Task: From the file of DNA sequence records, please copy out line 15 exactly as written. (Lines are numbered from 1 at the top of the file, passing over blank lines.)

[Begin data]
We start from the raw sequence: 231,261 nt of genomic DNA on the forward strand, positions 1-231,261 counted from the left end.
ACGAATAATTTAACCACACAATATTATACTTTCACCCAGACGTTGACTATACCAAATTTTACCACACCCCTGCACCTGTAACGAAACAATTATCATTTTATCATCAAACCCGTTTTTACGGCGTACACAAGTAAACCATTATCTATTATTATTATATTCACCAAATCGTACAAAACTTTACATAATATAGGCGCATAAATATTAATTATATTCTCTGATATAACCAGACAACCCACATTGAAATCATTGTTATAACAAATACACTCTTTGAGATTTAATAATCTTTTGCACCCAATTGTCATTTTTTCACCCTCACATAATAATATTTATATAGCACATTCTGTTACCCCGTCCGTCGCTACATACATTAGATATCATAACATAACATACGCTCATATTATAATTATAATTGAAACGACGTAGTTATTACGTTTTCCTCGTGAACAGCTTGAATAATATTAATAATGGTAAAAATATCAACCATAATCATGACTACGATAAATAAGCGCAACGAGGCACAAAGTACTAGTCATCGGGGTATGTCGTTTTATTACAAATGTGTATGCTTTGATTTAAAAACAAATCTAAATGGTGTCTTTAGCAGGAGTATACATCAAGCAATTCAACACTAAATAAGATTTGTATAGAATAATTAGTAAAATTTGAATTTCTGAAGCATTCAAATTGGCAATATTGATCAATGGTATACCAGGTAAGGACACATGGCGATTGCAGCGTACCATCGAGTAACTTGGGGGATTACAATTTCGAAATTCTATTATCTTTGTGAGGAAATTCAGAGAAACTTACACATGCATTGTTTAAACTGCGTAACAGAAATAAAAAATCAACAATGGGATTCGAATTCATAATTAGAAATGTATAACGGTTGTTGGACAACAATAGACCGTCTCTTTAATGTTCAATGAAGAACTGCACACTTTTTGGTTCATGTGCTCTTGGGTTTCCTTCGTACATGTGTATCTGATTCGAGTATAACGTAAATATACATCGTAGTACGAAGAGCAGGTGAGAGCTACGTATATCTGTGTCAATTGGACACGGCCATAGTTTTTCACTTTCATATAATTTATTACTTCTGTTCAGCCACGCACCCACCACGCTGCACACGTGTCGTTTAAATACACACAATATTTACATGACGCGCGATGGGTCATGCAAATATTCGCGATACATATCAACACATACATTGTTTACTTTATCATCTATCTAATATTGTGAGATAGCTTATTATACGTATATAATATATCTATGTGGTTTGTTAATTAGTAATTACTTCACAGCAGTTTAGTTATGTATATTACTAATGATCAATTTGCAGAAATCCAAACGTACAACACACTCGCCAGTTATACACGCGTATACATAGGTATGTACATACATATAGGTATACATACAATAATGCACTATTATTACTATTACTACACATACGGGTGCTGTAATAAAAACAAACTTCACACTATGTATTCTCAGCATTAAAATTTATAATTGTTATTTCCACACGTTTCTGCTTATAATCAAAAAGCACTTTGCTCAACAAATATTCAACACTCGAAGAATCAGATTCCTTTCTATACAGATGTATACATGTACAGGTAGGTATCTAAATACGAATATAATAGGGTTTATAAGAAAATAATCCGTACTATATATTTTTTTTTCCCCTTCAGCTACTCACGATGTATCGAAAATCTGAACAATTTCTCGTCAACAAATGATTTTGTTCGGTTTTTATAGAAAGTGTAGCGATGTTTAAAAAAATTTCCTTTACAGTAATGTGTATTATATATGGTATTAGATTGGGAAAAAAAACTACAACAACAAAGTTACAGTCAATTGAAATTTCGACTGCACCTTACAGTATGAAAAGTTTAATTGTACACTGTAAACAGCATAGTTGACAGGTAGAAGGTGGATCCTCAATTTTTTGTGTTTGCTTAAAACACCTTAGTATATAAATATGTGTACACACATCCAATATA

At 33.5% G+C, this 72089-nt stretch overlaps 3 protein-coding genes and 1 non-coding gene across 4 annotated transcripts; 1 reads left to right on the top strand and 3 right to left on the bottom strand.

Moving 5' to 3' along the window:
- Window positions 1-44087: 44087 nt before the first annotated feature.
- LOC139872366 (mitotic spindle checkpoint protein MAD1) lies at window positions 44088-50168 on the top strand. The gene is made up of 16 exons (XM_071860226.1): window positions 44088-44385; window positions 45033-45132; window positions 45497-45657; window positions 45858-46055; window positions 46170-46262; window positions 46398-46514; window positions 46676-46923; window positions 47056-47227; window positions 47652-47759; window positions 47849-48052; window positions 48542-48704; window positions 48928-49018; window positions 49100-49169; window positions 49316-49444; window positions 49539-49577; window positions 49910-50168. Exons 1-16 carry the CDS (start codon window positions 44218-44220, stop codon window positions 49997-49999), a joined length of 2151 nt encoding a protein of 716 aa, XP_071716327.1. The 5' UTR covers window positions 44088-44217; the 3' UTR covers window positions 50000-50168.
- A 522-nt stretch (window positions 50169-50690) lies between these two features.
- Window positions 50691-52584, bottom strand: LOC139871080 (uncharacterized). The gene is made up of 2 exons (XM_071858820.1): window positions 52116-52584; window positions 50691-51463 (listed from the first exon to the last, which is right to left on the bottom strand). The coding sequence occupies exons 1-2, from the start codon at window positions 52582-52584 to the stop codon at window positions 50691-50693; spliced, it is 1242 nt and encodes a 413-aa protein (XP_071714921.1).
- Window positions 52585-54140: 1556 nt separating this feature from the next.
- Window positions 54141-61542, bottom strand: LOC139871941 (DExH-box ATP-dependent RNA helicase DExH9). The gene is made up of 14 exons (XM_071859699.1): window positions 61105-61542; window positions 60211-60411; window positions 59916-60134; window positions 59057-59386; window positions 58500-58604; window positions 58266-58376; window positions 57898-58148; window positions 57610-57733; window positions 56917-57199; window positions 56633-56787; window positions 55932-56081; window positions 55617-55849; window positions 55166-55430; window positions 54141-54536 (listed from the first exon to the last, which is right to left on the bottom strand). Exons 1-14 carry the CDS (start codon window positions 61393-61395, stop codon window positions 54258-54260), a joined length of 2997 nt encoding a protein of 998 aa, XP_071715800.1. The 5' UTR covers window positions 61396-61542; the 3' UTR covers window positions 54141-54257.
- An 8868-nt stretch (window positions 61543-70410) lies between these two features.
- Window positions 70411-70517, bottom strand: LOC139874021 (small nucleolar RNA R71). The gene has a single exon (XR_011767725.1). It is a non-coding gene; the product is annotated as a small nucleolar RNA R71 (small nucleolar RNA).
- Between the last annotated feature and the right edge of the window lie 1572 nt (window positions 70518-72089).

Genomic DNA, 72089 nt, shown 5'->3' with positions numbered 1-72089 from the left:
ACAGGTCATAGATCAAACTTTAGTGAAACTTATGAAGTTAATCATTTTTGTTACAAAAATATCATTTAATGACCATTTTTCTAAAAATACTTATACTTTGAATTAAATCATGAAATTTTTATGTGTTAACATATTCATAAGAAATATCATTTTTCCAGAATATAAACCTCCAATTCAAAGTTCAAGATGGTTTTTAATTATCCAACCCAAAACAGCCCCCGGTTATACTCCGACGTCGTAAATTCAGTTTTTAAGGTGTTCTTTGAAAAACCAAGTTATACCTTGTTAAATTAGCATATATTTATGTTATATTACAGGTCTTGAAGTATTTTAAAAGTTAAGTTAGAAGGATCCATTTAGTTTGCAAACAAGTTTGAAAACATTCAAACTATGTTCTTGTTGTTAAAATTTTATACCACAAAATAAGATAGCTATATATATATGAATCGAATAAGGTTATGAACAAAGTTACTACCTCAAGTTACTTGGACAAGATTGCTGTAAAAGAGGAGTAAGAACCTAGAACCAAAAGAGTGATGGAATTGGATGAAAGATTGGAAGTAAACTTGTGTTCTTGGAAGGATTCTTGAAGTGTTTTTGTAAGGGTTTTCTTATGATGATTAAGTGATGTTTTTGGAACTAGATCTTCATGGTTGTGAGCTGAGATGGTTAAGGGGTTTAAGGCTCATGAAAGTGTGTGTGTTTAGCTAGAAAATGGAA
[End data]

ACAGGTCATAGATCAAACTTTAGTGAAACTTATGAAGTTAATCATTTTTGTTACAAAAATATCATTTAATGACCATTTTTCTAAAAATACTTATACTTTGAATTAAATCATGAAATTTTTATGTGTTAACATATTCATAAGAAATATCATTTTTCCAGAATATAAACCTCCAATTCAAAGTTCAAGATGGTTTTTAATTATCCAACCCAAAACAGCCCCCGGTTATACTCCGACGTCGTAAATTCAGTTTTTAAGGTGTTCTTTGAAAAACCAAGTTATACCTTGTTAAATTAGCATATATTTATGTTATATTACAGGTCTTGAAGTATTTTAAAAGTTAAGTTAGAAGGATCCATTTAGTTTGCAAACAAGTTTGAAAACATTCAAACTATGTTCTTGTTGTTAAAATTTTATACCACAAAATAAGATAGCTATATATATATGAATCGAATAAGGTTATGAACAAAGTTACTACCTCAAGTTACTTGGACAAGATTGCTGTAAAAGAGGAGTAAGAACCTAGAACCAAAAGAGTGATGGAATTGGATGAAAGATTGGAAGTAAACTTGTGTTCTTGGAAGGATTCTTGAAGTGTTTTTGTAAGGGTTTTCTTATGATGATTAAGTGATGTTTTTGGAACTAGATCTTCATGGTTGTGAGCTGAGATGGTTAAGGGGTTTAAGGCTCATGAAAGTGTGTGTGTTTAGCTAGAAAATGGAA